Democratizing Cutting Edge Oncology Health Care by Broadening Access to Expertise

Due to new medications in discovery, the outcomes for patients with cancer are increasingly improving; however, the cost of this improved care is also increasing.

Due to new medications in discovery, the outcomes for patients with cancer are increasingly improving; however, the cost of this improved care is also increasing, according to Harlan Levine, MD, the president of strategy and business ventures at City of Hope, during a session at the Association of Community Cancer Centers 47th Annual Meeting & Cancer Business Summit.

Additionally, the rapidity of change in conjunction with the complexities of genomics can cause variation in the quality of care each patient receives in terms of both treatment selection and outcome, Levine explained.

“Health plans are stepping up and increasing their focus on oncology, but they’re not really able to address the needs of the patient or the cancer physician. Employers themselves are remaining committed to staying in health care, and I believe you’re going to see them taking more and more accountability on their own to drive value in health care,” Levine said during the session.

For almost every large employer, oncology is among the top 3 areas of spend, while also accounting for the highest rate of spending growth. This has caused employers to take notice of this trend, as oncology spending is roughly 12% of the overall cost of health care, while only affecting approximately 1% of the population, Levine explained. Disparities in the quality of cancer care is also increasing, with patient outcomes often being driven by the insurance provider, the demographics, and the zip code of the patient.

The issue of patient access to quality oncology health care is of specific concern for employers due to the lost productivity of an employee with cancer or a family member of an employee with cancer, as both cases can cause employee absenteeism.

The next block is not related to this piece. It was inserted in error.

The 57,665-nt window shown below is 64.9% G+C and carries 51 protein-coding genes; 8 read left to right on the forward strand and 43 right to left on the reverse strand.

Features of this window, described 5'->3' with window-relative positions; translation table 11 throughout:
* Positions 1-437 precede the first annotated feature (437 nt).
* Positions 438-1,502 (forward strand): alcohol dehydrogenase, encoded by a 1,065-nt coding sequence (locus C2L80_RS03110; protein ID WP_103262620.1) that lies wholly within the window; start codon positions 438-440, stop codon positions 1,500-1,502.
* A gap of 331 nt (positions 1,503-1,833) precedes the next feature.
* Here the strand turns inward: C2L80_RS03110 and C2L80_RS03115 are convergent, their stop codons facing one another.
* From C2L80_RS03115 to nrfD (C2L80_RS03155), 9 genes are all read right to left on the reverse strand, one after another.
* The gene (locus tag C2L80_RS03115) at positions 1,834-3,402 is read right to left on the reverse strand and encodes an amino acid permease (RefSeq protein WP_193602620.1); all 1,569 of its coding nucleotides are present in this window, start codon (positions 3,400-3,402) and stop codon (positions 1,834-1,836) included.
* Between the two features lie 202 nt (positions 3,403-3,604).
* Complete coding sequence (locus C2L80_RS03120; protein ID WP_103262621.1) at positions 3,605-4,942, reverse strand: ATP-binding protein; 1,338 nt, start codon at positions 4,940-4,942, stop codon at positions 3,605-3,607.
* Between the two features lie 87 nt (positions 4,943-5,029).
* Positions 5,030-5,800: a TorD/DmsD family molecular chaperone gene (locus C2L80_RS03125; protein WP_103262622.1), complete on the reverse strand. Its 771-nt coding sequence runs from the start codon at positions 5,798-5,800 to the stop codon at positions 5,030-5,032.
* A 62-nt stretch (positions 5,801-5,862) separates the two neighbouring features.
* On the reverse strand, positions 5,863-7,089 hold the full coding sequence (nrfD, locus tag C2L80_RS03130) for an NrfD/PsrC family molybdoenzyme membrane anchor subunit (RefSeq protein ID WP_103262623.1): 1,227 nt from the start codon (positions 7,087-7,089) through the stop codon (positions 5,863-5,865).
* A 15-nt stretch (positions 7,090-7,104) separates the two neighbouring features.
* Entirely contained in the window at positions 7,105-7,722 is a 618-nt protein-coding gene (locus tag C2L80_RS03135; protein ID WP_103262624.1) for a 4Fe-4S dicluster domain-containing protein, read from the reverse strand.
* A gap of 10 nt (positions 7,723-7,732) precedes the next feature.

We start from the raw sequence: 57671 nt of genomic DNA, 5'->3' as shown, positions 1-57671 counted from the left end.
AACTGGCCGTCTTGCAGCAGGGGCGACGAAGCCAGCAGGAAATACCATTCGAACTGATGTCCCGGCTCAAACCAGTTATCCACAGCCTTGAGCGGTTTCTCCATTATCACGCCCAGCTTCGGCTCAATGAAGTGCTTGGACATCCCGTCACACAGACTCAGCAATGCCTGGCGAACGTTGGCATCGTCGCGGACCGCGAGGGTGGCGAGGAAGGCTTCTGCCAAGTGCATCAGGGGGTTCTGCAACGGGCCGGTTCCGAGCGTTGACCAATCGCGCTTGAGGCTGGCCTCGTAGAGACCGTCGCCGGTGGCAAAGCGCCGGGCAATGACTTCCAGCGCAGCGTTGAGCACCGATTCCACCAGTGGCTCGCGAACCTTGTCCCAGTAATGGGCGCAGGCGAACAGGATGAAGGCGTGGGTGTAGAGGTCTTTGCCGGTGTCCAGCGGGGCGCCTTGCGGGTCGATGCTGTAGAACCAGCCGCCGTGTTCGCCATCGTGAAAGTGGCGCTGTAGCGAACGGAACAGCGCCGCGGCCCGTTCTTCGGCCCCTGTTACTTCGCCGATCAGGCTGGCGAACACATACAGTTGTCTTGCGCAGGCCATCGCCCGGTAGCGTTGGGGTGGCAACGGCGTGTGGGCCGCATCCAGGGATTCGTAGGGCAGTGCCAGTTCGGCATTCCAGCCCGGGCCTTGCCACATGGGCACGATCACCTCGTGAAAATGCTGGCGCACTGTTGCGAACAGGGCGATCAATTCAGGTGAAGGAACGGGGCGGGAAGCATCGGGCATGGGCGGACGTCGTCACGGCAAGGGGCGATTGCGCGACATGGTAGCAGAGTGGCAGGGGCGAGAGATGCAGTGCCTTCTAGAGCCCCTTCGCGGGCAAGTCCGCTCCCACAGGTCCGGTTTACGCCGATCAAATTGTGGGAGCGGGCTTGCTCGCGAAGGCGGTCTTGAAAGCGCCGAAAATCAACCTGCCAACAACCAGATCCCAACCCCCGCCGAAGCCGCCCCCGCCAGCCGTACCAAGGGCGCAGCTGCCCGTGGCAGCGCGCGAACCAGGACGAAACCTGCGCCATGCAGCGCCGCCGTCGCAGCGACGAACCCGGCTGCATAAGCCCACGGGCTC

“But in general, cancer is also very personal, and when one person has cancer, or a family member of an employee has cancer, it tends to impact the whole workforce,” Levine said during the session. “So, this is a keen area of interest to the employer.”

In the treatment of cancer, where the guidelines are unclear and difficult to apply to every patient, employers are finding that the current solutions available are falling short of the needs of their workforce. For this reason, they are looking for new avenues to improve the value of their dollar and improve patient outcomes, according to Levine.

“Given the cost of oncology today, for the first time in decades, employers are looking to the value of clinical trials, recognizing that care is changing fast, and oftentimes a clinical trial might offer the best solution to a member. But also many, if not most, approved clinical trials are actually subsidized, and in addition to doing the right thing for the patient and advancing care, there may be an economic advantage to allowing or facilitating access to a clinical trial,” Levine said during the session.